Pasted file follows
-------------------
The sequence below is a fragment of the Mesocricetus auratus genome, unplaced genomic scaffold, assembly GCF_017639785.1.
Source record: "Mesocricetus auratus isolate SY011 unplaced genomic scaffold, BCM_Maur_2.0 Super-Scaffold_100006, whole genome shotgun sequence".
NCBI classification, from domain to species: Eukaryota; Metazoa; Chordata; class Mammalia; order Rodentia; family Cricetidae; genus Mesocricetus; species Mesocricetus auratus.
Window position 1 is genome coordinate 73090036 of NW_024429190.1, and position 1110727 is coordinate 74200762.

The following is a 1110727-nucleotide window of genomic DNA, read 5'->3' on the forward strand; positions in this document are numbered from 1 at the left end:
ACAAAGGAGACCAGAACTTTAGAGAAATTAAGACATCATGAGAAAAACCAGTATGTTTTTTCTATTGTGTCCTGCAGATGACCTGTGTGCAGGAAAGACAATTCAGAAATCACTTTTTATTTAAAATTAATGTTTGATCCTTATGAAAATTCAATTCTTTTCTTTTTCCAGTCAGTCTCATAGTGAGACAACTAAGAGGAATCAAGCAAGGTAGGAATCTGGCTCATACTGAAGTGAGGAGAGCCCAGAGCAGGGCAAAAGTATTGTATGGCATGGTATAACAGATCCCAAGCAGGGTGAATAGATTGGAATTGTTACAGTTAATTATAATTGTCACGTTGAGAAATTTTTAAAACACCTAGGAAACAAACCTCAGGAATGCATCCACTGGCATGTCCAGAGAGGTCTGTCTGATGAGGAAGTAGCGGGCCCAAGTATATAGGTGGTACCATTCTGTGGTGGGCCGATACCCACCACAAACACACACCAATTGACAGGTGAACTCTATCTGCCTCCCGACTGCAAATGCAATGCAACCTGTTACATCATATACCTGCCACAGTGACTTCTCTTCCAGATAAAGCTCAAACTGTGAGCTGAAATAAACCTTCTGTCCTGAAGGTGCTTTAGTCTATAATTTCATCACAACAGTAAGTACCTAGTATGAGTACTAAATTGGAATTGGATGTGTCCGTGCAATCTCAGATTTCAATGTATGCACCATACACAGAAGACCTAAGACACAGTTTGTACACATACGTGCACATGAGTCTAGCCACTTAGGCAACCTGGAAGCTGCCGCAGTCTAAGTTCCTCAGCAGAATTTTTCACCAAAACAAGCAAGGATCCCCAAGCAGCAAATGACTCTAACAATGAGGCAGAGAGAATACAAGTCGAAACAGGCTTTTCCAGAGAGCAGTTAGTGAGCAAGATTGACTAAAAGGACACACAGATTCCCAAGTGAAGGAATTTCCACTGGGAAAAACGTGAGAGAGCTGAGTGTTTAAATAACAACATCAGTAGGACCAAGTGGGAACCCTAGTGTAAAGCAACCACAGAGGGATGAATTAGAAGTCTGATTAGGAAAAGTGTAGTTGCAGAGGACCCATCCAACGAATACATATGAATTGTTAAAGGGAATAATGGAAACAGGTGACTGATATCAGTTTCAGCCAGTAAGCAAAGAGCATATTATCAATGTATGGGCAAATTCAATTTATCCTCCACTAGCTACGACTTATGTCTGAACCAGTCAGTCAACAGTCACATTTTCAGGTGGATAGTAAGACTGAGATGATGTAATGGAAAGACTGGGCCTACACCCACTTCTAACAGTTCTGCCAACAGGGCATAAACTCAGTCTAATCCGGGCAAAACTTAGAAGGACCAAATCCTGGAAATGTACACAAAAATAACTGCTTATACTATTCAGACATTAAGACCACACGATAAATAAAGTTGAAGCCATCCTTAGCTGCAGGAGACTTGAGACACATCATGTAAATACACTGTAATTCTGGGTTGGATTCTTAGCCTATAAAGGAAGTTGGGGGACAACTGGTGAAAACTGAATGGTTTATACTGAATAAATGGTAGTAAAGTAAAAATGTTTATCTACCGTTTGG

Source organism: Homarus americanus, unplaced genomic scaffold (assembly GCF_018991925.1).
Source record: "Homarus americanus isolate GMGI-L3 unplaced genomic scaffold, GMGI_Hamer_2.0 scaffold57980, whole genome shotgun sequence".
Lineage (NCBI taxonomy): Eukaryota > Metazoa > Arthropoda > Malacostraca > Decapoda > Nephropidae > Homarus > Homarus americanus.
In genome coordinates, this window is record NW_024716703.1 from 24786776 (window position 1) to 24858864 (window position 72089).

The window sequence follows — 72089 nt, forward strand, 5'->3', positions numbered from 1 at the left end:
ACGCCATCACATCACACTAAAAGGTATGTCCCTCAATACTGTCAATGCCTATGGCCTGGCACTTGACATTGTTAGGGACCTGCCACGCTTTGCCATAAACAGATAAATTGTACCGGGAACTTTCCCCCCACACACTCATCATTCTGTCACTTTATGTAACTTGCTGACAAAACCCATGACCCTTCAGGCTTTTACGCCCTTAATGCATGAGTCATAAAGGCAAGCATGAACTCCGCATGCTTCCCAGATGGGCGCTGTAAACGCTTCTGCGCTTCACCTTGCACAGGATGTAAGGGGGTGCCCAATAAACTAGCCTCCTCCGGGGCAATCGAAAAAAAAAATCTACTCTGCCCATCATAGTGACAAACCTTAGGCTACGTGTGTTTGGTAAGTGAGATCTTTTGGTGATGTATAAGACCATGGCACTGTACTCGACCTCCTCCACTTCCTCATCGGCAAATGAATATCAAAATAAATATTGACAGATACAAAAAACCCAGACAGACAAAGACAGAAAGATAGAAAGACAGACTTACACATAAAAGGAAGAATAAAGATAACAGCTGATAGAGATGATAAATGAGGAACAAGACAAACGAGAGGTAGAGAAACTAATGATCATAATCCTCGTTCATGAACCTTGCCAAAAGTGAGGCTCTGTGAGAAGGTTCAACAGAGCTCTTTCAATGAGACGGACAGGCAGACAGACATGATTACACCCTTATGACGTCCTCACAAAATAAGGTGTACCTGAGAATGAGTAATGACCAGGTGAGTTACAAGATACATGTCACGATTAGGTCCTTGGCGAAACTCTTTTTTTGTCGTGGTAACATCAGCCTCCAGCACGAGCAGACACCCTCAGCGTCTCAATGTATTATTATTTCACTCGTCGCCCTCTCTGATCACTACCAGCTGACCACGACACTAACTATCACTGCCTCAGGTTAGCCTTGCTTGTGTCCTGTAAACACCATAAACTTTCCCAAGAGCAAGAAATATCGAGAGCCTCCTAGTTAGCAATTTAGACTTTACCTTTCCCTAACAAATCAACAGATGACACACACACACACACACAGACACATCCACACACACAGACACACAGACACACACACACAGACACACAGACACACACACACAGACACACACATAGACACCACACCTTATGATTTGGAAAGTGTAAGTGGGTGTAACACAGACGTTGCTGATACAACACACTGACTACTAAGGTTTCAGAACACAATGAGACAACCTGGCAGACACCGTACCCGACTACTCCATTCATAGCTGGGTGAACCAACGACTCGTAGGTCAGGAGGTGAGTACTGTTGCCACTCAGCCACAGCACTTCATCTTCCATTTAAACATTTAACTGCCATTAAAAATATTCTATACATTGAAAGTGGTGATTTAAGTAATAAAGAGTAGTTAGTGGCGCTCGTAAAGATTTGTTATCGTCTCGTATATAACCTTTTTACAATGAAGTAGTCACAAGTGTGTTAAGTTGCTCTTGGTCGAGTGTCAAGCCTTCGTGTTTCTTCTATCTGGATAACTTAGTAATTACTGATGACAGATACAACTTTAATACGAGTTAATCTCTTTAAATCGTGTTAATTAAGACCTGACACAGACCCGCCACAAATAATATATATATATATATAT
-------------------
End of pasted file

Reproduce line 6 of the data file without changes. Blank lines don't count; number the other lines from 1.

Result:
ACAAAGGAGACCAGAACTTTAGAGAAATTAAGACATCATGAGAAAAACCAGTATGTTTTTTCTATTGTGTCCTGCAGATGACCTGTGTGCAGGAAAGACAATTCAGAAATCACTTTTTATTTAAAATTAATGTTTGATCCTTATGAAAATTCAATTCTTTTCTTTTTCCAGTCAGTCTCATAGTGAGACAACTAAGAGGAATCAAGCAAGGTAGGAATCTGGCTCATACTGAAGTGAGGAGAGCCCAGAGCAGGGCAAAAGTATTGTATGGCATGGTATAACAGATCCCAAGCAGGGTGAATAGATTGGAATTGTTACAGTTAATTATAATTGTCACGTTGAGAAATTTTTAAAACACCTAGGAAACAAACCTCAGGAATGCATCCACTGGCATGTCCAGAGAGGTCTGTCTGATGAGGAAGTAGCGGGCCCAAGTATATAGGTGGTACCATTCTGTGGTGGGCCGATACCCACCACAAACACACACCAATTGACAGGTGAACTCTATCTGCCTCCCGACTGCAAATGCAATGCAACCTGTTACATCATATACCTGCCACAGTGACTTCTCTTCCAGATAAAGCTCAAACTGTGAGCTGAAATAAACCTTCTGTCCTGAAGGTGCTTTAGTCTATAATTTCATCACAACAGTAAGTACCTAGTATGAGTACTAAATTGGAATTGGATGTGTCCGTGCAATCTCAGATTTCAATGTATGCACCATACACAGAAGACCTAAGACACAGTTTGTACACATACGTGCACATGAGTCTAGCCACTTAGGCAACCTGGAAGCTGCCGCAGTCTAAGTTCCTCAGCAGAATTTTTCACCAAAACAAGCAAGGATCCCCAAGCAGCAAATGACTCTAACAATGAGGCAGAGAGAATACAAGTCGAAACAGGCTTTTCCAGAGAGCAGTTAGTGAGCAAGATTGACTAAAAGGACACACAGATTCCCAAGTGAAGGAATTTCCACTGGGAAAAACGTGAGAGAGCTGAGTGTTTAAATAACAACATCAGTAGGACCAAGTGGGAACCCTAGTGTAAAGCAACCACAGAGGGATGAATTAGAAGTCTGATTAGGAAAAGTGTAGTTGCAGAGGACCCATCCAACGAATACATATGAATTGTTAAAGGGAATAATGGAAACAGGTGACTGATATCAGTTTCAGCCAGTAAGCAAAGAGCATATTATCAATGTATGGGCAAATTCAATTTATCCTCCACTAGCTACGACTTATGTCTGAACCAGTCAGTCAACAGTCACATTTTCAGGTGGATAGTAAGACTGAGATGATGTAATGGAAAGACTGGGCCTACACCCACTTCTAACAGTTCTGCCAACAGGGCATAAACTCAGTCTAATCCGGGCAAAACTTAGAAGGACCAAATCCTGGAAATGTACACAAAAATAACTGCTTATACTATTCAGACATTAAGACCACACGATAAATAAAGTTGAAGCCATCCTTAGCTGCAGGAGACTTGAGACACATCATGTAAATACACTGTAATTCTGGGTTGGATTCTTAGCCTATAAAGGAAGTTGGGGGACAACTGGTGAAAACTGAATGGTTTATACTGAATAAATGGTAGTAAAGTAAAAATGTTTATCTACCGTTTGG